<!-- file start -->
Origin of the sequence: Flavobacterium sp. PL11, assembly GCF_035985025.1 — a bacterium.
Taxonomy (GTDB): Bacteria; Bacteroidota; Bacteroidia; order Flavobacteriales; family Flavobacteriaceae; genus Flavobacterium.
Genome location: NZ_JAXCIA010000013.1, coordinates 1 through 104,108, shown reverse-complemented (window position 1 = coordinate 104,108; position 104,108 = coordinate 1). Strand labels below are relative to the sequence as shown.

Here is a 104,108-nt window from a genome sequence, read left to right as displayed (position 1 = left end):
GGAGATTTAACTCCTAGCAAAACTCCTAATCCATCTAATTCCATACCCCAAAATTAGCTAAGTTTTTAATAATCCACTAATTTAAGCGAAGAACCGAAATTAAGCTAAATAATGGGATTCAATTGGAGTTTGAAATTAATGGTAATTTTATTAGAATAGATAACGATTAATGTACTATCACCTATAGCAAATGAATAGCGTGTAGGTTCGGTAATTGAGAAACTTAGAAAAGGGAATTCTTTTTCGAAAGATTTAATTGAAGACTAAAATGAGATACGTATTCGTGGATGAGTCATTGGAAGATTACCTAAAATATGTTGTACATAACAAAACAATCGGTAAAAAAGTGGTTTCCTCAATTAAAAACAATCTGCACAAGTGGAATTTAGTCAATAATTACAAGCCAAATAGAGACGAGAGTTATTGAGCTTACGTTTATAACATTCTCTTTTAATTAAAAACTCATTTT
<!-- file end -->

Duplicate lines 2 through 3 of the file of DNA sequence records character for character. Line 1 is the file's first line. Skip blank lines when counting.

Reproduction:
Taxonomy (GTDB): Bacteria; Bacteroidota; Bacteroidia; order Flavobacteriales; family Flavobacteriaceae; genus Flavobacterium.
Genome location: NZ_JAXCIA010000013.1, coordinates 1 through 104,108, shown reverse-complemented (window position 1 = coordinate 104,108; position 104,108 = coordinate 1). Strand labels below are relative to the sequence as shown.